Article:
2019 Award and Lectureship Recipients

Twenty-Eighth AACR-American Cancer Society Award for Research Excellence in Cancer Epidemiology and Prevention
Edward L. Giovannucci, MD, ScD

Harvard T.H. Chan School of Public Health
Boston, Massachusetts

Twenty-Fourth AACR Joseph H. Burchenal Memorial Award for Outstanding Achievement in Clinical Cancer Research
Susan L. Cohn, MD

University of Chicago
Comer Children’s Hospital
Chicago, Illinois

Thirteenth AACR Award for Outstanding Achievement in Chemistry in Cancer Research Michael E. Jung, PhD
Michael E. Jung, PhD

University of California, Los Angeles
Los Angeles, California

Fifty-Ninth AACR G.H.A. Clowes Memorial Award
Elaine Fuchs, PhD, FAACR

Rockefeller University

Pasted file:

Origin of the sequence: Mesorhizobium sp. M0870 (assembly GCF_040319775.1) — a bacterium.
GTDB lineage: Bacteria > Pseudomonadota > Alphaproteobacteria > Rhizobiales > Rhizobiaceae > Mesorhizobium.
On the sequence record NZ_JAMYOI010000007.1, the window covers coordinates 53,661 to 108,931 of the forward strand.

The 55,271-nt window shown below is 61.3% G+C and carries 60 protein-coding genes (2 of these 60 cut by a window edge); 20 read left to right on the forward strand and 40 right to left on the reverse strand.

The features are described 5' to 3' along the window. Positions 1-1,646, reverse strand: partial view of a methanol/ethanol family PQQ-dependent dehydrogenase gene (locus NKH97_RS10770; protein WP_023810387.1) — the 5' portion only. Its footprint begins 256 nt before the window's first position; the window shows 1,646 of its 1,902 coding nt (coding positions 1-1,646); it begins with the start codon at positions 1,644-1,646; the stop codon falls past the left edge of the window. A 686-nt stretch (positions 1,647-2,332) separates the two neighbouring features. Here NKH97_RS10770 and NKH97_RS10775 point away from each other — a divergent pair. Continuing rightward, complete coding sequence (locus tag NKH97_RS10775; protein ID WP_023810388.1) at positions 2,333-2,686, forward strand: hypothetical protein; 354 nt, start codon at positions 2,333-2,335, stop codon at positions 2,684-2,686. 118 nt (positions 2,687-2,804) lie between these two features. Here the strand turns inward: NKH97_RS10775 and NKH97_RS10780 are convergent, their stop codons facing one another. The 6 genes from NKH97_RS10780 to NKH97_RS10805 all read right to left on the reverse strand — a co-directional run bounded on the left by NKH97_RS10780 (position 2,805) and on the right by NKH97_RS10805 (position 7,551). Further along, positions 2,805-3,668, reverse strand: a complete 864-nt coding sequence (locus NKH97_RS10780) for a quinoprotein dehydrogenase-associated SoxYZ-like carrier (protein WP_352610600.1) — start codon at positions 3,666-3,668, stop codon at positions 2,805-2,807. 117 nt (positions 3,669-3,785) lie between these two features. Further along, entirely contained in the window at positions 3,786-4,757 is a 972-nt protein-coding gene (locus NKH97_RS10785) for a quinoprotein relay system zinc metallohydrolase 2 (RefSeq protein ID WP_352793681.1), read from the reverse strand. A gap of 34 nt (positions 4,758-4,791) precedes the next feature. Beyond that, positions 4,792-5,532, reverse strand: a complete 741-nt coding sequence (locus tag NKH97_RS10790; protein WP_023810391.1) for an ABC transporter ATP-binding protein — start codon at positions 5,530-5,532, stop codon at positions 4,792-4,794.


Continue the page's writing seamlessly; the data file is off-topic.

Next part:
New York, New York

Seventh AACR-CRI Lloyd J. Old Award in Cancer Immunology
Cornelis J.M. Melief, MD, PhD

Leiden University Medical Center
ISA Pharmaceuticals
Leiden, The Netherlands

Thirteenth Margaret Foti Award for Leadership and Extraordinary Achievements in Cancer Research
Raymond N. DuBois, MD, PhD, FAACR

Medical University of South Carolina
Charleston, South Carolina

Third AACR-Waun Ki Hong Award for Outstanding Achievement in Translational and Clinical Cancer Research
Andrew T. Chan, MD, MPH

Dana-Farber Cancer Institute and Harvard Cancer Center
Massachusetts General Hospital
Boston, Massachusetts

Sixteenth AACR Award for Lifetime Achievement in Cancer Research
Emil J Freireich, MD, FAACR

The University of Texas MD Anderson Cancer Center
Houston, Texas

Fourteenth AACR-Minorities in Cancer Research Jane Cooke Wright Memorial Lectureship
John M. Carethers, MD

University of Michigan
Ann Arbor, Michigan